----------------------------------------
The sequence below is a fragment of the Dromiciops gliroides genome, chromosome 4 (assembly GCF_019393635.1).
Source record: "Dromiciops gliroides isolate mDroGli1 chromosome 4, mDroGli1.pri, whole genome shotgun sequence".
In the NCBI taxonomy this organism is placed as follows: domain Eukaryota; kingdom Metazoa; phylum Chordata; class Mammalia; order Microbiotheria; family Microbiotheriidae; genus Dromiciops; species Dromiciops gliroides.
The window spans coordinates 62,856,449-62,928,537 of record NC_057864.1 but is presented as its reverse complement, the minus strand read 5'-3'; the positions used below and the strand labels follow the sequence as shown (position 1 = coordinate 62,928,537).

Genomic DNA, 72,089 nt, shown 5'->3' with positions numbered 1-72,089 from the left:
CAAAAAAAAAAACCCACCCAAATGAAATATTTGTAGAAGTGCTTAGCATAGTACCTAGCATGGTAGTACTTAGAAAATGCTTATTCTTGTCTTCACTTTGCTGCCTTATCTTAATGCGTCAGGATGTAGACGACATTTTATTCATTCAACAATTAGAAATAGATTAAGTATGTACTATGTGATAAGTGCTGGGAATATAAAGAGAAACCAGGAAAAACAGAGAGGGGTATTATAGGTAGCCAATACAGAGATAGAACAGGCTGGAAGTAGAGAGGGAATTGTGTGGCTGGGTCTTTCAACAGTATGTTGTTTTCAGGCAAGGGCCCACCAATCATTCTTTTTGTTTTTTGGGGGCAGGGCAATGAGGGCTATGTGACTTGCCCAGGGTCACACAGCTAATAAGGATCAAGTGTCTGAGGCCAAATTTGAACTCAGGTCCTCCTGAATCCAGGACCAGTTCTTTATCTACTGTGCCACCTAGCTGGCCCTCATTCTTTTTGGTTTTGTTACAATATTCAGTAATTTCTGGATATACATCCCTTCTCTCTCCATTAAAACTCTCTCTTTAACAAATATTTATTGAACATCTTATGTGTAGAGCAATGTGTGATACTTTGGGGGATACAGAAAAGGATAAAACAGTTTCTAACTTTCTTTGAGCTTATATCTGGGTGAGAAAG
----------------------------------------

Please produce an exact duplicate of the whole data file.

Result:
The sequence below is a fragment of the Dromiciops gliroides genome, chromosome 4 (assembly GCF_019393635.1).
Source record: "Dromiciops gliroides isolate mDroGli1 chromosome 4, mDroGli1.pri, whole genome shotgun sequence".
In the NCBI taxonomy this organism is placed as follows: domain Eukaryota; kingdom Metazoa; phylum Chordata; class Mammalia; order Microbiotheria; family Microbiotheriidae; genus Dromiciops; species Dromiciops gliroides.
The window spans coordinates 62,856,449-62,928,537 of record NC_057864.1 but is presented as its reverse complement, the minus strand read 5'-3'; the positions used below and the strand labels follow the sequence as shown (position 1 = coordinate 62,928,537).

Genomic DNA, 72,089 nt, shown 5'->3' with positions numbered 1-72,089 from the left:
CAAAAAAAAAAACCCACCCAAATGAAATATTTGTAGAAGTGCTTAGCATAGTACCTAGCATGGTAGTACTTAGAAAATGCTTATTCTTGTCTTCACTTTGCTGCCTTATCTTAATGCGTCAGGATGTAGACGACATTTTATTCATTCAACAATTAGAAATAGATTAAGTATGTACTATGTGATAAGTGCTGGGAATATAAAGAGAAACCAGGAAAAACAGAGAGGGGTATTATAGGTAGCCAATACAGAGATAGAACAGGCTGGAAGTAGAGAGGGAATTGTGTGGCTGGGTCTTTCAACAGTATGTTGTTTTCAGGCAAGGGCCCACCAATCATTCTTTTTGTTTTTTGGGGGCAGGGCAATGAGGGCTATGTGACTTGCCCAGGGTCACACAGCTAATAAGGATCAAGTGTCTGAGGCCAAATTTGAACTCAGGTCCTCCTGAATCCAGGACCAGTTCTTTATCTACTGTGCCACCTAGCTGGCCCTCATTCTTTTTGGTTTTGTTACAATATTCAGTAATTTCTGGATATACATCCCTTCTCTCTCCATTAAAACTCTCTCTTTAACAAATATTTATTGAACATCTTATGTGTAGAGCAATGTGTGATACTTTGGGGGATACAGAAAAGGATAAAACAGTTTCTAACTTTCTTTGAGCTTATATCTGGGTGAGAAAG